COT DEATHS SALLY DIES HEARTBROKEN; Jail and baby ordeal was 'too much'.
Byline: By ALLISON MARTIN
Sally Clark (15 August 1964 – 15 March, 2007) was a British lawyer. , the solicitor wrongly jailed for murdering her two baby sons, was found dead at her home yesterday.
The 42-year-old's distraught family said she never fully recovered from the heartbreak of being locked up over the deaths of 12-week-old Christopher and Harry, eight weeks.
Last night they paid tribute to the loving mum who spent three years behind bars after a jury, deprived of key evidence, decided she smothered smoth·er
v. smoth·ered, smoth·er·ing, smoth·ers
a. To suffocate (another).
b. To deprive (a fire) of the oxygen necessary for combustion.
2. the boys - who both died of infections.
A statement said: "Sally was a loving and talented wife, mother, daughter and friend. She will be greatly missed by all who knew her.
"Sally had been wrongfully imprisoned for more than three years, falsely accused of the murder of her two baby sons.
"Sadly, she never fully recovered from the effects of this appalling miscarriage of justice A legal proceeding resulting in a prejudicial out-come.
A miscarriage of justice arises when the decision of a court is inconsistent with the substantive rights of a party. . Sally was found dead at her home this morning, having passed away during the night. The matter is in the hands of the coroner."
Family solicitor Sue Stapeley said Sally was not suffering from any disease but "had not been in the best of health recently".
After her release, Sally - who also had a son Tom, seven, with husband Stephen - spoke of the pain of trying to rebuild her life following her ordeal.
She said: "I have been so damaged by what happened. I am a different person. I can't cope. Things have got worse, not better."
Stephen, who campaigned tirelessly for her release, added: "Sally isn't well and she never will be again. She constantly feels people are judging her."
Sally was cleared by the Court of Appeal in 2003 after it was discovered an expert witness at her 1999 trial, Dr Alan Williams, failed to reveal evidence showing Harry could have died naturally.
The Home Office doctor was later found guilty of serious misconduct. Controversial Professor Sir Roy Meadow also gave evidence during her trial at Chester crown court Chester Crown Court is a law court in Chester, England.
It is most famous for staging the Moors Murders trial of Ian Brady and Myra Hindley in 1966. More recent high-profile murderers to have been tried at the court include Howard Hughes and John O'Shaugnessey. and claimed the chances of two natural unexplained cot deaths in the family was 73 million to one.
But the Royal Statistical Society and other medical experts later disputed his evidence saying the odds of a second cot death were around 200 to one. In 2005, Sir Roy was found guilty of serious professional misconduct professional misconduct,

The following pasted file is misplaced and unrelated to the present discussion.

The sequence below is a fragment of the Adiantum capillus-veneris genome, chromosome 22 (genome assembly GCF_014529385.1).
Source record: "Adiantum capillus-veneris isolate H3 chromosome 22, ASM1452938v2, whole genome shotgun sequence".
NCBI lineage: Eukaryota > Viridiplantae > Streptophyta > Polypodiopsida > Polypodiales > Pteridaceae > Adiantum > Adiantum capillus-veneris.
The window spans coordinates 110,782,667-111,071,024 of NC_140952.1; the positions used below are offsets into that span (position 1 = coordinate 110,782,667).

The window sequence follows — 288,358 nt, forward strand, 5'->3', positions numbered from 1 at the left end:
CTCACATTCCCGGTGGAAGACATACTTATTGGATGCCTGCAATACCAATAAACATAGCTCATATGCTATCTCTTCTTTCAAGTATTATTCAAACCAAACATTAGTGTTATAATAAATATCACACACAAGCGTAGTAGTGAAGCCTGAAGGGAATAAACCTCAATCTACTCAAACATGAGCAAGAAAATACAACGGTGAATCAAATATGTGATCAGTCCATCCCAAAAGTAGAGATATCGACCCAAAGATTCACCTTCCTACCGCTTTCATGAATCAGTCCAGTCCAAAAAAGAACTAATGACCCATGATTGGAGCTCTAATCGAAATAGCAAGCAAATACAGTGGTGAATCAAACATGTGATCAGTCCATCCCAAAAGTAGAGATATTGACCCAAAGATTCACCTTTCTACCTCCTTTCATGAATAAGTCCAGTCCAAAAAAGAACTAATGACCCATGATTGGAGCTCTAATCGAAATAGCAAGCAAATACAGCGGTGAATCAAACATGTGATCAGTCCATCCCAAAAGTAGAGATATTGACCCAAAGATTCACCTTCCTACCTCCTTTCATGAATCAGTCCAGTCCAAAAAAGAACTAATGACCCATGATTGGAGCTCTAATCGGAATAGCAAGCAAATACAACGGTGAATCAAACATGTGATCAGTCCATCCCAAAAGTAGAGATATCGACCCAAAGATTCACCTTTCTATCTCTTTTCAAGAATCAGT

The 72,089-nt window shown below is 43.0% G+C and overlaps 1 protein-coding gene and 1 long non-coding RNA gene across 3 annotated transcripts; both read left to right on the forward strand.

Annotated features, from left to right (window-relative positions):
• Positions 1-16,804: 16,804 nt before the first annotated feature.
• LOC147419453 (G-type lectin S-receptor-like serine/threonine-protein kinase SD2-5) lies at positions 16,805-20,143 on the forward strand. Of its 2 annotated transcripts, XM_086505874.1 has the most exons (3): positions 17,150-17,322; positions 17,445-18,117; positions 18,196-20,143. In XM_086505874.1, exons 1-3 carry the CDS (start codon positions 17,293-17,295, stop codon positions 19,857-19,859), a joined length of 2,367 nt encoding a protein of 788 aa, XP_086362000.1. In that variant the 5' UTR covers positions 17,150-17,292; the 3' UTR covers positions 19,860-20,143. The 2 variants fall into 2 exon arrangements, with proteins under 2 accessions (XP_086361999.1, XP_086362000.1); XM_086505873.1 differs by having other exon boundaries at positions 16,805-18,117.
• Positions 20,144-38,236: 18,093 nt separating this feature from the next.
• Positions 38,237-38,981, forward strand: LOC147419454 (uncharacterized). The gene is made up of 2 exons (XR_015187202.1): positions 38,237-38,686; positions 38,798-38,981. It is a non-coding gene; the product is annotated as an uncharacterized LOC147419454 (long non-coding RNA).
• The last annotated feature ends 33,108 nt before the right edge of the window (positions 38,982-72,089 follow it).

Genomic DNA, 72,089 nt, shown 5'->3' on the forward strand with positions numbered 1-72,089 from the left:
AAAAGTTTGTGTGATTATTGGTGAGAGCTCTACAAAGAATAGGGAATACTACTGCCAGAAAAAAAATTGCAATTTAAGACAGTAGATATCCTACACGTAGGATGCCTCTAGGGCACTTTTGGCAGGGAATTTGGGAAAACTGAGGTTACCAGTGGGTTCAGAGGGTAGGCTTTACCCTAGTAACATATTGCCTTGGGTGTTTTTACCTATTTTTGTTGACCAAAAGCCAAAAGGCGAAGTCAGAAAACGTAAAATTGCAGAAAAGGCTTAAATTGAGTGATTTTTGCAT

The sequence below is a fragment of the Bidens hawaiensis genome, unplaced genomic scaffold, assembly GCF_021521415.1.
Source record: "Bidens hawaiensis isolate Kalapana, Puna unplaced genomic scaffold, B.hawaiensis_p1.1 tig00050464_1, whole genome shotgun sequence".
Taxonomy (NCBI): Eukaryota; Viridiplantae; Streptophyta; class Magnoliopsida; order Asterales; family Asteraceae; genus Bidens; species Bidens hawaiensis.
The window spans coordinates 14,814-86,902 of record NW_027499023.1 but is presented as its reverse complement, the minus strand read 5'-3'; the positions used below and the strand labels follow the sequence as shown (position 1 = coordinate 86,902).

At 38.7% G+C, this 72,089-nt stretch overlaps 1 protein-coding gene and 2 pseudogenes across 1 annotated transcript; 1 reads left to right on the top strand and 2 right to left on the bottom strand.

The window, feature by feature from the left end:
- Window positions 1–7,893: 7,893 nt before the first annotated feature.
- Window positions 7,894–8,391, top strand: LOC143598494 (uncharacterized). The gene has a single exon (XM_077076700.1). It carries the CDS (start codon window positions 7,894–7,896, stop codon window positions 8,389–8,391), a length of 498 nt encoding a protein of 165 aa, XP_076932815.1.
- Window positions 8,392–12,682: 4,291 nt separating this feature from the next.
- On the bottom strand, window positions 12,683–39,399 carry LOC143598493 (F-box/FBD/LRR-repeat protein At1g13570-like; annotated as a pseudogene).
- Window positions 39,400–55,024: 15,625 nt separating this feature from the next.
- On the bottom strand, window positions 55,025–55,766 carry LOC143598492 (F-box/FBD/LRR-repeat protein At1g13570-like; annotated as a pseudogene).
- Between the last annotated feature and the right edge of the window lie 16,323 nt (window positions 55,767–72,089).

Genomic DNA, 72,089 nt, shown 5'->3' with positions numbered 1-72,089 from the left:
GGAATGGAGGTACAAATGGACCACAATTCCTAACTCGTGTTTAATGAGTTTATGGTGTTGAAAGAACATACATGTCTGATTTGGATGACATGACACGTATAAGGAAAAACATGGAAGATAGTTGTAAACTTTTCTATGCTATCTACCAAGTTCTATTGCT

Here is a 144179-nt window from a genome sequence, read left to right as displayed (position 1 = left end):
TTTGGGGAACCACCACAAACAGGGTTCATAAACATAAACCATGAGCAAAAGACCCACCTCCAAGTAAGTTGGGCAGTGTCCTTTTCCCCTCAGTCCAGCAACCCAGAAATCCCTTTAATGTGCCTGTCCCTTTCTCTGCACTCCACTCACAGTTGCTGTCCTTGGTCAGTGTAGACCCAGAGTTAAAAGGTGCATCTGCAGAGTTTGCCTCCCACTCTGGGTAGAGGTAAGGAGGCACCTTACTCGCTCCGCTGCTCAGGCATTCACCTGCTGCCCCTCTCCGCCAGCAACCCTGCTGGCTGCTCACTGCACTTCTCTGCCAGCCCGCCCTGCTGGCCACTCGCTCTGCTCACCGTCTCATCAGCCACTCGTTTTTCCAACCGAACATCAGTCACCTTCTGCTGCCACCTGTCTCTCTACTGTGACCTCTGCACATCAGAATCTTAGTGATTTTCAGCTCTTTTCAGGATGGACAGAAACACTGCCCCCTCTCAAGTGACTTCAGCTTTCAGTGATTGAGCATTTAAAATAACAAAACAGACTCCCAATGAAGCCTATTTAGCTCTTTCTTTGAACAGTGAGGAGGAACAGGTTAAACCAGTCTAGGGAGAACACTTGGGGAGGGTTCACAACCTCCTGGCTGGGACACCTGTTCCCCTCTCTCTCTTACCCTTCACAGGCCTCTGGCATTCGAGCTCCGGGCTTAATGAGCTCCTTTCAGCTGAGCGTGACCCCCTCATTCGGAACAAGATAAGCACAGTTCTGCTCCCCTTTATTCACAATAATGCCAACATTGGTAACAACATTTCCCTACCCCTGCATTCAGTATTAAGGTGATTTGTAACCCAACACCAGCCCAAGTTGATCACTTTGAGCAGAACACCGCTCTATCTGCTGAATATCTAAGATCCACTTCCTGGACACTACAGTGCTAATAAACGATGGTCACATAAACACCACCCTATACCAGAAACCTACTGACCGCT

n conduct inappropriate to the practice of health care.
professional misconduct Behavior by a professional that implies an intentional compromise of ethical standards. and struck off the medical register.
He successfully appealed both decisions at the High Court. Sally was originally from Wilm-slow, Cheshire, but moved to Chelmsford, Essex.
Baby Christopher died from a lung infection in 1996 and Harry from a bacterial infection two years later.
Angela Cannings, who was also wrongly convicted of killing two of her babies then cleared in 2003, was last night both saddened and furious to hear of Sally's death.
The 42-year-old, who spent 18 months in prison, added: "I'm speechless, I'm so angry. This lady suffered so much, now she's died. I'm shocked and stunned.
"She had found it increasingly difficult to accept what had happened to her. She was very vulnerable."
THE YEARS OF HELL
FEB 1998 - Sally Clark is arrested over the deaths of her two sons, Christopher and Harry.
OCT OCT ornithine carbamoyltransferase; oxytocin challenge test.
ornithine carbamoyl transferase, a liver specific enzyme.
OCT Oxytocin stress test, see there 1999 - Trial begins at Chester crown court. Expert witness Professor Sir Roy Meadow tells the jury there is a 1 in 73 million chance of two children dying from cot deaths in an affluent family.
NOV judgment notwithstanding the verdict (N.O.V.) n. reversal of a jury's verdict by the trial judge when the judge believes there was no factual basis for the verdict or it was contrary to law. The judge will then enter a different verdict as "a matter of law. 1999 - Sally is found guilty of the murders and given two life sentences.
Oct 2000 - Sally's first appeal fails.
Jan 2003 - Sally has conviction quashed by the Court of Appeal. The judges criticise Prof Meadow's statistical evidence.
Jun 2005 - Prof Meadow appears before the GMC GMC
See: Guaranteed Mortgage Certificate charged with serious professional misconduct in relation to his evidence at Sally's trial.
Jan 2006 - Prof Meadow launches High Court challenge against a GMC decision to strike him off.
Feb 2006 - Prof Meadow wins his High Court appeal against being struck off. Mr Justice Collins ruled that any witness giving evidence in a court of law is protected from civil prosecution. He said he allowed the appeal against the GMC's finding of serious professional misconduct.
Mar 2007 - Sally is found dead.
PRIDE: With Stephen and Chris; TRAGIC: Sally died at home; EVIDENCE: Professor Roy Meadow